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"It's very hard to imagine that we have to legislate correct parenting," says State Assemblyman Steve Hawley in his Batavia office on Tuesday. But that's exactly what the area representative plans to do.

Following the nationally-scrutinized Casey Anthony murder trial in Florida, Hawley has thrown his support behind the proposed "Caylee's Law" in New York State. The legislation is named for Caylee Anthony, the two-year-old girl who went missing in Florida and was later found dead on property behind her home. Caylee had gone missing in the summer of 2008, but her 22-year-old mother Casey did not report the disappearance for 31 days.

A high-profile murder trial followed early this summer, and Casey Anthony was acquitted of all murder and manslaughter charges filed against her. No killer has been found.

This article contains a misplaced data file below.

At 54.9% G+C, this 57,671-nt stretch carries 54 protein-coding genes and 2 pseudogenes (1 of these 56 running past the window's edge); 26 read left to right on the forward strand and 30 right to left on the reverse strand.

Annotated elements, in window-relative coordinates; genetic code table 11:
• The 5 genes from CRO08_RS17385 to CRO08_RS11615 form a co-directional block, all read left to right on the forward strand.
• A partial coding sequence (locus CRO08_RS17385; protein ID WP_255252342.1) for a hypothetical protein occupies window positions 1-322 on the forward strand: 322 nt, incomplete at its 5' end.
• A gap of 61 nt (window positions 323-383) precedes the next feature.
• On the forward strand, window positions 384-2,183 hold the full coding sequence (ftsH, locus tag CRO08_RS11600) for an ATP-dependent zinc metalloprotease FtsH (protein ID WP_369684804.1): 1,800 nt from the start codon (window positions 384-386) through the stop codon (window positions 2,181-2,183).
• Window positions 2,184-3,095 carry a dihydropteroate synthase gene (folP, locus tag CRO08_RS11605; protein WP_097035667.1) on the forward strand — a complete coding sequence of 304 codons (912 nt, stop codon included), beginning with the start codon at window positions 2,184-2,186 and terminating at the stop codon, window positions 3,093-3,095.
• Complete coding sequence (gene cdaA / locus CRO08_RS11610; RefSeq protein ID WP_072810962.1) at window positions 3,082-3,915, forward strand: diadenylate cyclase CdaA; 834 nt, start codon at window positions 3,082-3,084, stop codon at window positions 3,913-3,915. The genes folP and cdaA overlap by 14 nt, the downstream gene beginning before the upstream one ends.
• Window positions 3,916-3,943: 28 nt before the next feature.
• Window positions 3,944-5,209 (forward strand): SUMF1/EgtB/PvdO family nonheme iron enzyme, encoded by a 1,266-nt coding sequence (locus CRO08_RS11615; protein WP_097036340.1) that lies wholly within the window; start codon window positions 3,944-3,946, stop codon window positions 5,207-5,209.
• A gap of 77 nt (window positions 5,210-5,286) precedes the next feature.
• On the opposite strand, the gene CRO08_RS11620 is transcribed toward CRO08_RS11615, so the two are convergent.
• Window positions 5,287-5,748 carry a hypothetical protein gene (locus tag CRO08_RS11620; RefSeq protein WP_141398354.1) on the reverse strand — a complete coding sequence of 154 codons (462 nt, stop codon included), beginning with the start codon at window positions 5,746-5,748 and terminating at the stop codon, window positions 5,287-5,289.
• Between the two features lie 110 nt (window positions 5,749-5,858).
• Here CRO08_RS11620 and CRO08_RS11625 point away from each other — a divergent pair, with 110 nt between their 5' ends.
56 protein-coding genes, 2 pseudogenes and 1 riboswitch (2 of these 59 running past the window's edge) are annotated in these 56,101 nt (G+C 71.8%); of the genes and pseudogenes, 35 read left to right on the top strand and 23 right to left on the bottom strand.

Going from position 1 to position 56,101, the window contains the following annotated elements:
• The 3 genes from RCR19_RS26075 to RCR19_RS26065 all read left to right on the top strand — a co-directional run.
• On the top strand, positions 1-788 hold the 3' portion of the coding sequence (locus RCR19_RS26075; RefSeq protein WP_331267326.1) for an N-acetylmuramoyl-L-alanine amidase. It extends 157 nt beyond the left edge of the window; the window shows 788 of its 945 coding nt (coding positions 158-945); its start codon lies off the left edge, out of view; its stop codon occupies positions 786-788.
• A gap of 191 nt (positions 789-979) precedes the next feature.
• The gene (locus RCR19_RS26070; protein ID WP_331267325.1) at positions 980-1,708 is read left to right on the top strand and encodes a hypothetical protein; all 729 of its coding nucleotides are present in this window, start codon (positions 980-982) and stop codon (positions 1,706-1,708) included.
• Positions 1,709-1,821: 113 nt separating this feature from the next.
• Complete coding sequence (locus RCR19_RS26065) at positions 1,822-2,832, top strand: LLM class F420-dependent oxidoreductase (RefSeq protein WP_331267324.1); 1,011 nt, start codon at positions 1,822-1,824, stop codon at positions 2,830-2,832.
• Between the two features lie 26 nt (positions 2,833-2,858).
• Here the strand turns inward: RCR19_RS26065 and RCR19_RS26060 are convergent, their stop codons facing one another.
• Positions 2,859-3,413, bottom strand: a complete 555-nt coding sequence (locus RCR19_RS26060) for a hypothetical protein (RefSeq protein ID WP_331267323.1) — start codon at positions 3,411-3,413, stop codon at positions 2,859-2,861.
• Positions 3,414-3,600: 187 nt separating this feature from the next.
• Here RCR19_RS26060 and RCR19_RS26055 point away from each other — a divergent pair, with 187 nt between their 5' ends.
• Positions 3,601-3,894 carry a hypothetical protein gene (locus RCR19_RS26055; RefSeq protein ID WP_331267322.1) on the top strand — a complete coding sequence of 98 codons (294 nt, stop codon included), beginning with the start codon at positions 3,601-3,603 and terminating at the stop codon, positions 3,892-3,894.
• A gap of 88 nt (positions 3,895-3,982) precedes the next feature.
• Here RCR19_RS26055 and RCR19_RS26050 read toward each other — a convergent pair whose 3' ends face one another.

But Assemblyman Steve Hawley says the real story here is the failure of a mother to report her child's disappearance.

"There were no laws...to make it any crime not to report, as a parent, that your child is missing," Hawley says. So he's teaming up with Democratic Assemblywoman Grace Meng of Queens to sponsor the new legislation. It would make failure to immediately report a disappearance a felony, presumably punishable by jail time.

As far as any accusation that Hawley is "jumping on the bandwagon" – he welcomes it.

"I think that it's important to jump on bandwagon when there's an horrific occurrence," he says. "We need to protect our children...because they can't protect themselves.

"I feel good about introducing this legislation."

Hawley expects strong bi-partisan support for the bill. He's optimistic it will be law by next year.

 

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